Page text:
Virginia removes Lee statue from U.S. Capitol collection

Robert E. Lee

Workers remove the Robert E. Lee from the U.S. Capitol. Photo by Jack Mayer/Office of Governor Northam.

The statue of Confederate general Robert E. Lee that had stood in the National Statuary Hall Collection representing Virginia since 1909 was removed from the United States Capitol Sunday night.

A representative from the governor’s office was present for the removal along with U.S. Sen. Tim Kaine and 10th District Congresswoman Jennifer Wexton.

The Lee statue has stood along with America’s first president George Washington as Virginia’s contributions to the National Statuary Hall Collection.

The Lee statue had been one among 13 located in the Crypt of the Capitol, representing the 13 original colonies.

“We should all be proud of this important step forward for our Commonwealth and our country. The Confederacy is a symbol of Virginia’s racist and divisive history, and it is past time we tell our story with images of perseverance, diversity, and inclusion,” said Gov. Ralph Northam, who signed legislation earlier this year establishing the Commission for Historical Statues in the United States Capitol charged with studying the removal and replacement of the Robert E. Lee statue.

The eight-member commission, chaired by State Sen. Louise Lucas, voted unanimously on July 24 to recommend removal of the statue.

“Confederate images do not represent who we are in Virginia, that’s why we voted unanimously to remove this statue,” Lucas said. “I am thrilled that this day has finally arrived, and I thank Governor Northam and the Commission for their transformative work.”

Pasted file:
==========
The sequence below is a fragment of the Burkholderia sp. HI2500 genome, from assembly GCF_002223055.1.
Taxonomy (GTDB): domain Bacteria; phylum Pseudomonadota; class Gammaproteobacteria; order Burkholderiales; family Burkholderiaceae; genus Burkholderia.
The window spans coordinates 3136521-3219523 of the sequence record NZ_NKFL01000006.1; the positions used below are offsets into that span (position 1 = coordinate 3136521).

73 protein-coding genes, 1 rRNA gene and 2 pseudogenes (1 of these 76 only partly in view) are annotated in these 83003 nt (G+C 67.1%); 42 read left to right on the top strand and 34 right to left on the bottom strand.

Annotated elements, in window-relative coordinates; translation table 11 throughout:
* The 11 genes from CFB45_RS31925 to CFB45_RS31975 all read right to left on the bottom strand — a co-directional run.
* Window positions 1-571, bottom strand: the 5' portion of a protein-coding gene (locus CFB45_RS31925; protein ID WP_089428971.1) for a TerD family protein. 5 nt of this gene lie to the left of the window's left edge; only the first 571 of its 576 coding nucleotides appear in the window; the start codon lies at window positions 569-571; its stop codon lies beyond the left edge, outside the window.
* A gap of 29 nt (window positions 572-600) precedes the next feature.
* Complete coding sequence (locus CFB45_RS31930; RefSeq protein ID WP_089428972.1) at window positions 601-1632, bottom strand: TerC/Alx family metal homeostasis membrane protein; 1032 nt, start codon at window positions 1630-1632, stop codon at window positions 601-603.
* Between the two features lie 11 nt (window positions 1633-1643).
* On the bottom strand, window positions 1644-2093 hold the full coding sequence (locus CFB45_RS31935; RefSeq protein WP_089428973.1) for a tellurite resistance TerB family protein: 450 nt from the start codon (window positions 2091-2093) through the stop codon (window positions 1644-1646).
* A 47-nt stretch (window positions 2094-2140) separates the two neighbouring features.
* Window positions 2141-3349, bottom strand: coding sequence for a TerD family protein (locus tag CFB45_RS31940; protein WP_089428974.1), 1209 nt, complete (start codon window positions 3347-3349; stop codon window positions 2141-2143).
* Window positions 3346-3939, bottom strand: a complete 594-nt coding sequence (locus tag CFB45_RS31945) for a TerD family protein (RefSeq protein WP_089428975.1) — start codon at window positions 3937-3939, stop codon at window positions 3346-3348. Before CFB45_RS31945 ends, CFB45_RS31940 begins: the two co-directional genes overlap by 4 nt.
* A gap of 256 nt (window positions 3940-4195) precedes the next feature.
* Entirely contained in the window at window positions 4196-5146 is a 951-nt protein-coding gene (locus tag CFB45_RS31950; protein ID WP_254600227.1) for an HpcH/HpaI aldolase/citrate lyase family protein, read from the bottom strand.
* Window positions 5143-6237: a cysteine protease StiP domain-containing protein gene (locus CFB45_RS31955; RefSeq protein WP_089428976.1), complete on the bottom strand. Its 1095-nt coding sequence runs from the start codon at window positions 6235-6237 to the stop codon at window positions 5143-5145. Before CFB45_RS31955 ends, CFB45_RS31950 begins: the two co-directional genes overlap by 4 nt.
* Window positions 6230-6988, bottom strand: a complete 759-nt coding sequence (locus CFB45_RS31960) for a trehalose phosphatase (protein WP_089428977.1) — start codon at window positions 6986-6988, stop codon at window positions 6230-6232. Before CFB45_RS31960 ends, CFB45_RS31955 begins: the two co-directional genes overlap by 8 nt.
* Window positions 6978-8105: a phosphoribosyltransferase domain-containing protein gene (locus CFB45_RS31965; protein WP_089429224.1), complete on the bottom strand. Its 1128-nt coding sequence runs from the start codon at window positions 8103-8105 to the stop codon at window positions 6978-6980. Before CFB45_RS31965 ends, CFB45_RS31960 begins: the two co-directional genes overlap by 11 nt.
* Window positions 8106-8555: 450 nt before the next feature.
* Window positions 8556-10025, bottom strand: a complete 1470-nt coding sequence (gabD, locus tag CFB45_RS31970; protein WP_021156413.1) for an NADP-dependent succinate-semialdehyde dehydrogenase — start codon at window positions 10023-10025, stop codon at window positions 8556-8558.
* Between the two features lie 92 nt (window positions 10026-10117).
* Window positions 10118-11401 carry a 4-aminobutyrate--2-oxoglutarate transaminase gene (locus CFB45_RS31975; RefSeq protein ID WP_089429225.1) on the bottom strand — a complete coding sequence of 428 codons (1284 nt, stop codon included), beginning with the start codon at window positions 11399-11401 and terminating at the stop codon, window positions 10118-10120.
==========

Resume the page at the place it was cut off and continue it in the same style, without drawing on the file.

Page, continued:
At the request of the commission, the Virginia Museum of History and Culture in Richmond will accept ownership of the statue.

A statue honoring civil-rights icon Barbara Rose Johns, who as a teen led a walkout at her all-Black high school in Farmville that paved the way for school desegregation, will replace the Lee statue

The April 23, 1951 walkout at the all-Black Robert Russa Moton High School led by Johns, then 16, gained the support of a pair of NAACP lawyers, Oliver Hill and Spottswood Robinson, whose lawsuit challenging school segregation would eventually be among the suits that the U.S. Supreme Court reviewed in Brown v. Board of Education in 1954.

The walkout led by Johns is considered by historians to be a pivotal moment in the path toward school desegregation.

“As of this morning, Virginia will no longer honor the Confederacy in the halls of the United States Capitol,” said State Del. Jeion Ward, who sponsored legislation creating the Commission. “When I think of Barbara Johns, I am reminded of how brave she was at such a young age. It’s time for us to start singing the songs of some of the Virginians who have done great things that have gone unnoticed. This is a proud moment for our Commonwealth, and I am humbled to have been a part of it.”

The General Assembly must approve the replacement before a sculptor can be commissioned.  If approved, Johns would complement the statue of Washington, and would be the only teenager represented in the collection.

Northam has introduced a budget that includes $500,000 to replace the statue.

“I look forward to seeing a trailblazing young woman of color represent Virginia in the U.S. Capitol, where visitors will learn about Barbara Johns’ contributions to America and be empowered to create positive change in their communities just like she did,” Northam said.

Story by Chris Graham


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